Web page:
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Discussion Starter · #1 ·
Earlier thread about this Python: http://www.coltforum.com/forums/python/68254-finally-i-ve-found-my-range-gun.html

After a couple of months, I finally had time to go to the Top Gun range here in Houston and test fire this first shooter of mine last Saturday (my wife and I just had our 3rd baby the same month I acquired this Python). I remember a couple of members, one of which was also watching this gun on GB, wanted me to give an update about how the gun shoots given the fact that the Python was from 1957 + refinished but looked good in photos + came with original 1st generation stocks = good deal at $1,400.


Having acquired only collectible grade Pythons before, I had mixed feelings when I first received the gun.


Two things that got me a little down were:
1. Not all the rolled marks were there (as I expected them not to be, but still....you know).
2. Most areas of the gun showed smooth surface with good quality refinishing (re-bluing), except the very narrow vertical side surfaces above the ribs on top of the 6" barrel where traces of surface damages were noticeable underneath the new finish. These are such narrow areas that would be extremely difficult to buff. When left this way, the top corners are still very sharp. In fact, the corners are still pretty sharp for the entire gun come to think of it.


Two things that brought me right back up were:
1. The original 1st generation stocks. They appeared to be in very good condition. I'm just glad I own ones now :)
2. Timing and lockup appeared to be good. After all I bought this rather unique gun to shoot :)


I put the original 1st generation stocks away and acquired Colt factory rubber grips with gold medallions as shown in the photos just to give the gun a little bling for a shooter because I thought she deserved it :) I mention this because I would like to add an observation here that the new rubber grips actually wrap around the the back strap of the Python, unlike the original stocks, which wrap the Python only on the side and leave the back strap bare to touch. This makes pulling the hammer down to cock the gun for a single-action shot a little unnatural because for a single-action shot, the hammer has to travel a little farther down for the hammer to become cocked than it does for a double-action shot. As a result, the rubber grips sort of are in the way, barely, but it is undeniable that they are in the way, and every cocking of the gun for a single-action shot requires a little firmer thumb push to press the hammer against the rubber just to make sure that the hammer stay cocked. There was no problem at all with the original 1st generation stocks that came with the gun. I'm not sure whether the Hogue or Pachmayr rubber grips without the gold medallions presents such issue on the Pythons (or older Pythons to be specific) or not. I've never seen any post complaining about it.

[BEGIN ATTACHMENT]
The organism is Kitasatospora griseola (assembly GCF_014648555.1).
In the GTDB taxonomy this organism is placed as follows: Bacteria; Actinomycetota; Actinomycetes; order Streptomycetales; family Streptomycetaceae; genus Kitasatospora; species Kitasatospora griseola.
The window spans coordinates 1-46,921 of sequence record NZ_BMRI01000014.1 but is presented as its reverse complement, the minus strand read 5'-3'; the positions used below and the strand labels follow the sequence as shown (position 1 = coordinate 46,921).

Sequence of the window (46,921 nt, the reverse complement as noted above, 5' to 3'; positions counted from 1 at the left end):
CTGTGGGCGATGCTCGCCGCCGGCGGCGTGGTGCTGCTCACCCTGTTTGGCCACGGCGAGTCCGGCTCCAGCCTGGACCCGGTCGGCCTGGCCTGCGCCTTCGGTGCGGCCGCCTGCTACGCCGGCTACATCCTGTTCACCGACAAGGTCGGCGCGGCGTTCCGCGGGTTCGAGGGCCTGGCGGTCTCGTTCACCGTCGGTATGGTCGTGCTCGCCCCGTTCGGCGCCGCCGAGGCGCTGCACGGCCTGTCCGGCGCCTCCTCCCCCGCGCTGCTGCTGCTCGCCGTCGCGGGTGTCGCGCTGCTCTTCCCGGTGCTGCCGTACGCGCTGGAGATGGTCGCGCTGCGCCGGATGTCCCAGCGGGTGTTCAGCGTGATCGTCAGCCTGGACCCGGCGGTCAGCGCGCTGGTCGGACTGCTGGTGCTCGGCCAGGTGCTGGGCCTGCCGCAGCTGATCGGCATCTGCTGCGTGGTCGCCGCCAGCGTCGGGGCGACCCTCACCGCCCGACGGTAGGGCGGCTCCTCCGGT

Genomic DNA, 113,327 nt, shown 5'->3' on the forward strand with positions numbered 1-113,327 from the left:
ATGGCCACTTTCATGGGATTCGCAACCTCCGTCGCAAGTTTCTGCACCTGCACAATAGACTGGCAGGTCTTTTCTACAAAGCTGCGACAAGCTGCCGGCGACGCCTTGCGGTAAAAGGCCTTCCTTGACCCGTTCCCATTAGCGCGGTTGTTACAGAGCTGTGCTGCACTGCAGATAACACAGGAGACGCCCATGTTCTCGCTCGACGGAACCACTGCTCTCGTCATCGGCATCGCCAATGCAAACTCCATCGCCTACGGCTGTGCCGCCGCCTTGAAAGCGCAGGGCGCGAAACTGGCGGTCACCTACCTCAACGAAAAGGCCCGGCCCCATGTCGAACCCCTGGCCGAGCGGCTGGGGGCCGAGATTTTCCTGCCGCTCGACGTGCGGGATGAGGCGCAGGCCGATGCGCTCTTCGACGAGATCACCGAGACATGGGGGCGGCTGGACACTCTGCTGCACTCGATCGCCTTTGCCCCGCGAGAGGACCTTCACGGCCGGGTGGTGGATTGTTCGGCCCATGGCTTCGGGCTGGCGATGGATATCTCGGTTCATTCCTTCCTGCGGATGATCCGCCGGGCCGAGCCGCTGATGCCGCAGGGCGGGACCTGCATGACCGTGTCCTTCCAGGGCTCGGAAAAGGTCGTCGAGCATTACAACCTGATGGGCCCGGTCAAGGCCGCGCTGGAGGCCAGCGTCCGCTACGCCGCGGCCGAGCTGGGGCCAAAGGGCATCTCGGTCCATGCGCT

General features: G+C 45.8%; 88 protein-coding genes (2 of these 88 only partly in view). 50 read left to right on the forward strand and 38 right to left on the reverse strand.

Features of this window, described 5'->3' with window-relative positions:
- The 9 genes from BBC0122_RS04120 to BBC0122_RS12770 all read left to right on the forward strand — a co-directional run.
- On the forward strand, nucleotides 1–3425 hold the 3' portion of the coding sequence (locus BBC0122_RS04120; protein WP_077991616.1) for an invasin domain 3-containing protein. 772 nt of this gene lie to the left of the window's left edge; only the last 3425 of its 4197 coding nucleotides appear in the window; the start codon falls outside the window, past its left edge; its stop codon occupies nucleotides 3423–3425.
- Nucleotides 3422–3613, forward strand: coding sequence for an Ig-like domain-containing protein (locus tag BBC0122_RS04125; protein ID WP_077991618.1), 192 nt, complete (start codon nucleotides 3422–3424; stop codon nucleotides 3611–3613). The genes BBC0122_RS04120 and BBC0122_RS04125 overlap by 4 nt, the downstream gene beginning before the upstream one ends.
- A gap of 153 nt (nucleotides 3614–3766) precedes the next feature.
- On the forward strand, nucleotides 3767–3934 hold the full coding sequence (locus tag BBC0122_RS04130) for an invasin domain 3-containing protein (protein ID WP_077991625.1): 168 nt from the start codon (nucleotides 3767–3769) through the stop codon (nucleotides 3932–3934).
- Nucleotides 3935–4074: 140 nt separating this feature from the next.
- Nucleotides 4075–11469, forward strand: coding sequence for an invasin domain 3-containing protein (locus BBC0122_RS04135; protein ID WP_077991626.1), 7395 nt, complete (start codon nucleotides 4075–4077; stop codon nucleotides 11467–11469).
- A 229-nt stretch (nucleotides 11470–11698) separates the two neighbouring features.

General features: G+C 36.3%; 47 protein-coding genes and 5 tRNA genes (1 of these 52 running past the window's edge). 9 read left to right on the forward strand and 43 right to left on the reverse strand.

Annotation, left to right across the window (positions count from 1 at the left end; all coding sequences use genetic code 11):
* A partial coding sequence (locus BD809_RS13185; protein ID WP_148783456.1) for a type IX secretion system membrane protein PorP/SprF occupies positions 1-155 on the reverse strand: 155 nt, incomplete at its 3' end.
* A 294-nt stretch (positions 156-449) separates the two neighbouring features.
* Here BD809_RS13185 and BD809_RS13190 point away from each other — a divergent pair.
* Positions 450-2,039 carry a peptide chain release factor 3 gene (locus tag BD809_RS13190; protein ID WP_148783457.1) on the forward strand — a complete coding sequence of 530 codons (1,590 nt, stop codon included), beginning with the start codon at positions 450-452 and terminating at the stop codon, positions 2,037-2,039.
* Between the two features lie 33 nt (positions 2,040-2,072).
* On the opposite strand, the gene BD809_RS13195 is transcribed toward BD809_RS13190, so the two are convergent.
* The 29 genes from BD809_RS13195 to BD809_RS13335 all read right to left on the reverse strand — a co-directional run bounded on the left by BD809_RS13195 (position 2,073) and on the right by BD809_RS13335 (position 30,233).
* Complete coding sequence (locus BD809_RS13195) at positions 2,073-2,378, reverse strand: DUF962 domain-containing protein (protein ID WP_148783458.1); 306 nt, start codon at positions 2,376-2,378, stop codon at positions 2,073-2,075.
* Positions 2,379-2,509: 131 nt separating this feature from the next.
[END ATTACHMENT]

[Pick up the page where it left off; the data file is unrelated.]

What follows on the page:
This may sound a little naive, but I have to tell you that since I was 15 years old I have shot several calibers of bullets (.38, .45 ACP, 9mm, 12 GA, etc.), but I have not shot .357 magnum rounds before this. So I actually had an small adrenaline rush before I fired the first shot of this powerful cartridge on an old gun that I knew very little about. Even with eye protection, I actually closed my eyes when I was pulling the trigger for the first single-action shot to go Bang!


The first couple of shots, I aimed at 6 O'Clock on a target that was 20 ft away and they went low. After that I realized that I just had to aim at dead center and be a little more mindful about my unsteady pull of the trigger and got it right on the 6th shot. After the first six shots, I started shooting double-action. Then I proceeded to start shooting double-action with one hand and enjoyed it so much I didn't care for the single-action or the two-handed shots again. That's when I realized that the 6" Python was probably just a little too big and too heavy for one-handed shooting (for me). But I kept doing it and remember thinking that my oh my I was now spoiled with this unbelievably smooth trigger pull I didn't think I was going to be able to enjoy other revolvers or shooting with two hands again. In the end, I must tell you that I gained a lot of satisfaction shooting the .357 magnum rounds because every single time it went bang from this Python, the air around me just moved I could almost see it.